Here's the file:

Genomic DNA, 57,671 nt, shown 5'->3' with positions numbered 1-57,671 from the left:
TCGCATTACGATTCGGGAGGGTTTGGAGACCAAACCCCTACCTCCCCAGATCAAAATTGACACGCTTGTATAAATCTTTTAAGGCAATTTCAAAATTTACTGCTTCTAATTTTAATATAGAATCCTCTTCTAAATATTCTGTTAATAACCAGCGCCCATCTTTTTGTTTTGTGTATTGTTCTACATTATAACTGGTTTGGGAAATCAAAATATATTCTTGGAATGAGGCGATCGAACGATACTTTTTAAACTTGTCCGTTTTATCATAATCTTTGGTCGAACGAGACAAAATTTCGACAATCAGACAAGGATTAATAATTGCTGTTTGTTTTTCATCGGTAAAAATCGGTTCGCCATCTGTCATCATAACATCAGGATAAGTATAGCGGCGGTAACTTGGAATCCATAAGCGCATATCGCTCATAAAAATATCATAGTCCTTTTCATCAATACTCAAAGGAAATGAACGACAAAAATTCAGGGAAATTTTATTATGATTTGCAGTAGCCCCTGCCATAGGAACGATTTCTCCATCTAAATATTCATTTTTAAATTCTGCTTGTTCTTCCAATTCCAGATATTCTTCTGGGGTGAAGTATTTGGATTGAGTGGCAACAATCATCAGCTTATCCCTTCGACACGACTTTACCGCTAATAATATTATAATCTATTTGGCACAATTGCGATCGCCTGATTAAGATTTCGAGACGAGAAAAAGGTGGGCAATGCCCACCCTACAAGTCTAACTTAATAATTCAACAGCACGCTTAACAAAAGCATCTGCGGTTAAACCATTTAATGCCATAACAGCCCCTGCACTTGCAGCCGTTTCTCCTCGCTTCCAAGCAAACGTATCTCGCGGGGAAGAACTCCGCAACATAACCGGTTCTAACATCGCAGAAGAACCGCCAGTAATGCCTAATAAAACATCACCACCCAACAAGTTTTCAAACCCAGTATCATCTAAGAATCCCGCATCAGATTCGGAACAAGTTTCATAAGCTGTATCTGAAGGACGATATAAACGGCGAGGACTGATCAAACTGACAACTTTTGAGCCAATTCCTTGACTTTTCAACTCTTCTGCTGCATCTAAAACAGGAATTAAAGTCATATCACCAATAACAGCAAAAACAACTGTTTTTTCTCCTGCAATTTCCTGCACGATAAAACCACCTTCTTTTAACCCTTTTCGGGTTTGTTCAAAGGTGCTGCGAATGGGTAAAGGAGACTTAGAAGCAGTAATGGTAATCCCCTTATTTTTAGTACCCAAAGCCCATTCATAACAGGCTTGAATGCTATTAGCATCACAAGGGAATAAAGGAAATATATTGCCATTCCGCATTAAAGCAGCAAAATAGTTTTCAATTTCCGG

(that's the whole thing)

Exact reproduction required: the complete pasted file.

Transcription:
Genomic DNA, 57,671 nt, shown 5'->3' with positions numbered 1-57,671 from the left:
TCGCATTACGATTCGGGAGGGTTTGGAGACCAAACCCCTACCTCCCCAGATCAAAATTGACACGCTTGTATAAATCTTTTAAGGCAATTTCAAAATTTACTGCTTCTAATTTTAATATAGAATCCTCTTCTAAATATTCTGTTAATAACCAGCGCCCATCTTTTTGTTTTGTGTATTGTTCTACATTATAACTGGTTTGGGAAATCAAAATATATTCTTGGAATGAGGCGATCGAACGATACTTTTTAAACTTGTCCGTTTTATCATAATCTTTGGTCGAACGAGACAAAATTTCGACAATCAGACAAGGATTAATAATTGCTGTTTGTTTTTCATCGGTAAAAATCGGTTCGCCATCTGTCATCATAACATCAGGATAAGTATAGCGGCGGTAACTTGGAATCCATAAGCGCATATCGCTCATAAAAATATCATAGTCCTTTTCATCAATACTCAAAGGAAATGAACGACAAAAATTCAGGGAAATTTTATTATGATTTGCAGTAGCCCCTGCCATAGGAACGATTTCTCCATCTAAATATTCATTTTTAAATTCTGCTTGTTCTTCCAATTCCAGATATTCTTCTGGGGTGAAGTATTTGGATTGAGTGGCAACAATCATCAGCTTATCCCTTCGACACGACTTTACCGCTAATAATATTATAATCTATTTGGCACAATTGCGATCGCCTGATTAAGATTTCGAGACGAGAAAAAGGTGGGCAATGCCCACCCTACAAGTCTAACTTAATAATTCAACAGCACGCTTAACAAAAGCATCTGCGGTTAAACCATTTAATGCCATAACAGCCCCTGCACTTGCAGCCGTTTCTCCTCGCTTCCAAGCAAACGTATCTCGCGGGGAAGAACTCCGCAACATAACCGGTTCTAACATCGCAGAAGAACCGCCAGTAATGCCTAATAAAACATCACCACCCAACAAGTTTTCAAACCCAGTATCATCTAAGAATCCCGCATCAGATTCGGAACAAGTTTCATAAGCTGTATCTGAAGGACGATATAAACGGCGAGGACTGATCAAACTGACAACTTTTGAGCCAATTCCTTGACTTTTCAACTCTTCTGCTGCATCTAAAACAGGAATTAAAGTCATATCACCAATAACAGCAAAAACAACTGTTTTTTCTCCTGCAATTTCCTGCACGATAAAACCACCTTCTTTTAACCCTTTTCGGGTTTGTTCAAAGGTGCTGCGAATGGGTAAAGGAGACTTAGAAGCAGTAATGGTAATCCCCTTATTTTTAGTACCCAAAGCCCATTCATAACAGGCTTGAATGCTATTAGCATCACAAGGGAATAAAGGAAATATATTGCCATTCCGCATTAAAGCAGCAAAATAGTTTTCAATTTCCGG